Wednesday, August 10, 2005

Asset forfeiture: buying their way out of jail

One of the core principles of our justice system is that justice should be blind and that it should apply impartially to all, regardless of race, class, gender or any other personal attribute. While I think everyone would admit that it is imperfectly implemented, it is still the ideal we aspire to. The government's asset forfeiture legislation - the Criminal Proceeds and Instruments Bill - will undermine this, by allowing the wealthy to effectively buy themselves a lesser sentence. Part 4 of the bill amends the Sentencing Act 2002 and inserts a clause which requires a court, when sentencing someone who has been convicted of an serious offence qualifying for asset forfeiture, to take into account:

  • any instrument forfeiture order made, or to be made, in respect of property used to commit, or to facilitate the commission of, the offence:
  • any forfeiture of that property by any other order or means arising from the offender's conviction:
  • any order for relief made in respect of that property and the nature of the relationship between the person who obtained the relief and the offender.

Furthermore, in determining the weight given to these matters, the court must also take into account

the value of the property that is the subject of the instrument forfeiture order or is otherwise forfeited

What this means is that the more that is given up through forfeiture, the lower the sentence. While it can be argued that this is simply changing one form of punishment for another, it raises the very real spectre of different standards of justice for rich and poor: those with assets they can give up will effectively be able to buy their way out of jail, while those without will serve maximum time. Which is exactly how it works in the US. In Reefer Madness, Eric Schlosser mentions the case of "a major cocaine dealer with a fleet of Learjets" who received less than four years in prison despite being caught with twenty tons of coke - because he surrendered assets. He also reports "plea bargaining negotiations turn[ing] into haggling sessions worthy of a Middle Eastern souk" as prosecutors and defendants argue over exactly how much will be given up in exchange for a more leniant sentence. Meanwhile, those without anything substantial to give up watch from jail while the richer kingpins go free.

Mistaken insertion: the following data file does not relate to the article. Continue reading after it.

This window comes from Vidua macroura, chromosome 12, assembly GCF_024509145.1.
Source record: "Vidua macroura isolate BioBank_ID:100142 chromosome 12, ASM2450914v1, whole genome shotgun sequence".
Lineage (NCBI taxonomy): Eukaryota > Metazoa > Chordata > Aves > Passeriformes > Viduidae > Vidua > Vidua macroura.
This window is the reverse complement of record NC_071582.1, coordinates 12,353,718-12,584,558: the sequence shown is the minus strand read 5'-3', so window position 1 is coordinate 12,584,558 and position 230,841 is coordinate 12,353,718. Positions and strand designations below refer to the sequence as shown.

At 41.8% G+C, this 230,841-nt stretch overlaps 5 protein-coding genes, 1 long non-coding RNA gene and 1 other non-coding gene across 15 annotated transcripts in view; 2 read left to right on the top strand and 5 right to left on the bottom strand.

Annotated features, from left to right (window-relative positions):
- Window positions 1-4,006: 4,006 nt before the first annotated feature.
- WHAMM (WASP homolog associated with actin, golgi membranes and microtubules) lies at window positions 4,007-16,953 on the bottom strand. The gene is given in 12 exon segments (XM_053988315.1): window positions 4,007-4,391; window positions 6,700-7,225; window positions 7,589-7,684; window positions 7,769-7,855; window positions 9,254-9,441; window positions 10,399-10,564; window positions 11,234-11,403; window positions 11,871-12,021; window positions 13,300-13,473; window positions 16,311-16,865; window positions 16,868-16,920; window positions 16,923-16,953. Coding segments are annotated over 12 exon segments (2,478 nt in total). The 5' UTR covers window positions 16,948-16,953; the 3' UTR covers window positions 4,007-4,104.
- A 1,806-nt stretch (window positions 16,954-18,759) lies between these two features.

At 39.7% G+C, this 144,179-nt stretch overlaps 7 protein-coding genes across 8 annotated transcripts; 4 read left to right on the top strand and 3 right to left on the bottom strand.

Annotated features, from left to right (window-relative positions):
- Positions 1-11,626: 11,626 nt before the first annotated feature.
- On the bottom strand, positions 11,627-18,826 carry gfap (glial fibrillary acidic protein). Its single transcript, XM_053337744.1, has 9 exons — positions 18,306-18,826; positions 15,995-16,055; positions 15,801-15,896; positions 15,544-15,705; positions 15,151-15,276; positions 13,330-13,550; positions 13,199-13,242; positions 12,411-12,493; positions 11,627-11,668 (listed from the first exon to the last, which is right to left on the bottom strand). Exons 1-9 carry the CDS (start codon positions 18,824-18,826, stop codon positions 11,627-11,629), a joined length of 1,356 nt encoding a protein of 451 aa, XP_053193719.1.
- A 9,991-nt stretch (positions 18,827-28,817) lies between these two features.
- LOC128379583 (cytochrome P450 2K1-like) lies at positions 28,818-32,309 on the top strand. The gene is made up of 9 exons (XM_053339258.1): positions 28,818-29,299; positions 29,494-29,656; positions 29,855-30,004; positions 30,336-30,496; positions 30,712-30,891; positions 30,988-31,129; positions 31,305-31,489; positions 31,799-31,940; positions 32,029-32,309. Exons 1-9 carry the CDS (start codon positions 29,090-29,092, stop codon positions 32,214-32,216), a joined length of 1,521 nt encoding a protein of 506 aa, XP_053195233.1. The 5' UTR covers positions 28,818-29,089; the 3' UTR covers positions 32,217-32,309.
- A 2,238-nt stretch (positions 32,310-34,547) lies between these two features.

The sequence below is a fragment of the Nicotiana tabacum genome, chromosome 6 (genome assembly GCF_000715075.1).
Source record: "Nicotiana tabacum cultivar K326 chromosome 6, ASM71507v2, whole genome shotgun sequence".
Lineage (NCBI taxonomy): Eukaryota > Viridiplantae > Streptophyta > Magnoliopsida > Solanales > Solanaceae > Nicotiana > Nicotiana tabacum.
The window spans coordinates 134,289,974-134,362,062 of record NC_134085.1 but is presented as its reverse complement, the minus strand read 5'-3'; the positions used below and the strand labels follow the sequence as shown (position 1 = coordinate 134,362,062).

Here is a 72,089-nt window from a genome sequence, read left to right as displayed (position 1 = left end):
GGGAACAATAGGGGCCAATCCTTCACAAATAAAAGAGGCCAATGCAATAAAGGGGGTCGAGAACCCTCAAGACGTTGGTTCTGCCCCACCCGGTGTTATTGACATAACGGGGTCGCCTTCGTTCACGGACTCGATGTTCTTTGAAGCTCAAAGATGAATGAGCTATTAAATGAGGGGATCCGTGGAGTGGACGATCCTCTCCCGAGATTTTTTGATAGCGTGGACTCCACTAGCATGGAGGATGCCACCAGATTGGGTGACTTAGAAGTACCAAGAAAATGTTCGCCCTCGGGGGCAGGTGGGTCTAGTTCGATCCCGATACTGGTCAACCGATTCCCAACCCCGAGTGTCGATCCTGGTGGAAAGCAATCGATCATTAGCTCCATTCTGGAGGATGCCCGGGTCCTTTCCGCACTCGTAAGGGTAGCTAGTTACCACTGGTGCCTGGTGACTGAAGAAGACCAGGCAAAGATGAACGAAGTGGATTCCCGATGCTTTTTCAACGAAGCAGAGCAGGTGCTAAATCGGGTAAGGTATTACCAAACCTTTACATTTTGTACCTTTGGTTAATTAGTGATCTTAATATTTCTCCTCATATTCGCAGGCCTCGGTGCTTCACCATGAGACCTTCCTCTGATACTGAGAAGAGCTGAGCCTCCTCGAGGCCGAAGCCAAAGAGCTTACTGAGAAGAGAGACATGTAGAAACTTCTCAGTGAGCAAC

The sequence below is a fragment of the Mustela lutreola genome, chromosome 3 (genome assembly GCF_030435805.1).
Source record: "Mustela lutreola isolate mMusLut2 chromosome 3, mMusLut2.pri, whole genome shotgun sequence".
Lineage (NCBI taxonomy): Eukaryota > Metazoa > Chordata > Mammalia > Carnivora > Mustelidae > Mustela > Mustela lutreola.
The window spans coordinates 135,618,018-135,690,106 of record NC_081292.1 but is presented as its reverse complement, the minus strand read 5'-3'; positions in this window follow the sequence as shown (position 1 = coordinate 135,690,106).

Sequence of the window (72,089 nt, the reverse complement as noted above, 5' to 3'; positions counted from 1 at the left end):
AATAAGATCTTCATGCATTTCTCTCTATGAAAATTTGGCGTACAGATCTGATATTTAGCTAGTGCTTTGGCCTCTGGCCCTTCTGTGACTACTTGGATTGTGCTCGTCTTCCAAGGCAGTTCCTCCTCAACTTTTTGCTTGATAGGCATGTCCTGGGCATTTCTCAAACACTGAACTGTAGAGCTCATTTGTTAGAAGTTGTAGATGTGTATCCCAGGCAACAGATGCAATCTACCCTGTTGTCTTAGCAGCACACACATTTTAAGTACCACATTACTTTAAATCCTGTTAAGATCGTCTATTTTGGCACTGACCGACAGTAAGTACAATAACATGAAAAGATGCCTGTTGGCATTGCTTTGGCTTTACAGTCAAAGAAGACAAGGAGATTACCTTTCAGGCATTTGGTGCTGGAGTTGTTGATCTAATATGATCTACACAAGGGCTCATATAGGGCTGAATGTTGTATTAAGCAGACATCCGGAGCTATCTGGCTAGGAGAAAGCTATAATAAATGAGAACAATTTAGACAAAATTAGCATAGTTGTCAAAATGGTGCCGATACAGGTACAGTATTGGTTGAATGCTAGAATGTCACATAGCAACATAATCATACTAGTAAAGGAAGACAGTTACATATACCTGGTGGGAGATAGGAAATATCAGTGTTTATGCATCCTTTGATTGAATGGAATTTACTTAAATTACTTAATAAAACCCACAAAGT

This is incompatible with our ideals of justice - but then, so are the Ahmed Zaoui standards of evidence which will allow the government to seize assets on nothing more than suspicion in the first place.

See also: Asset forfeiture index.


If it becomes a negotiation then rich people should have to pay more in order to reduce their sentances.
You could achieve the same incentives as well as a bit of income distribution.

Posted by Genius : 8/10/2005 09:08:00 PM

I personally agree with your comment, but I think that with appropriate safeguards, it should go ahead.

There is more to justice than punishing criminals. I don't buy into retributivism. In order to better benefit society, we should make those who can pay, pay.

This is slightly indignant to justice, in terms of just desert theory, but there are significant benefits. It gives victims' rights a serious place, it benefits wider society. Often forfeitures are targeted in places that prevent further crime.

In terms of appropriate standards, I am trying to acknowledge that there is a place for punishing criminals. Of course, the problem is with the details, but in general rich people can "pay" for their (in)justice.

Posted by T : 8/21/2005 06:07:00 PM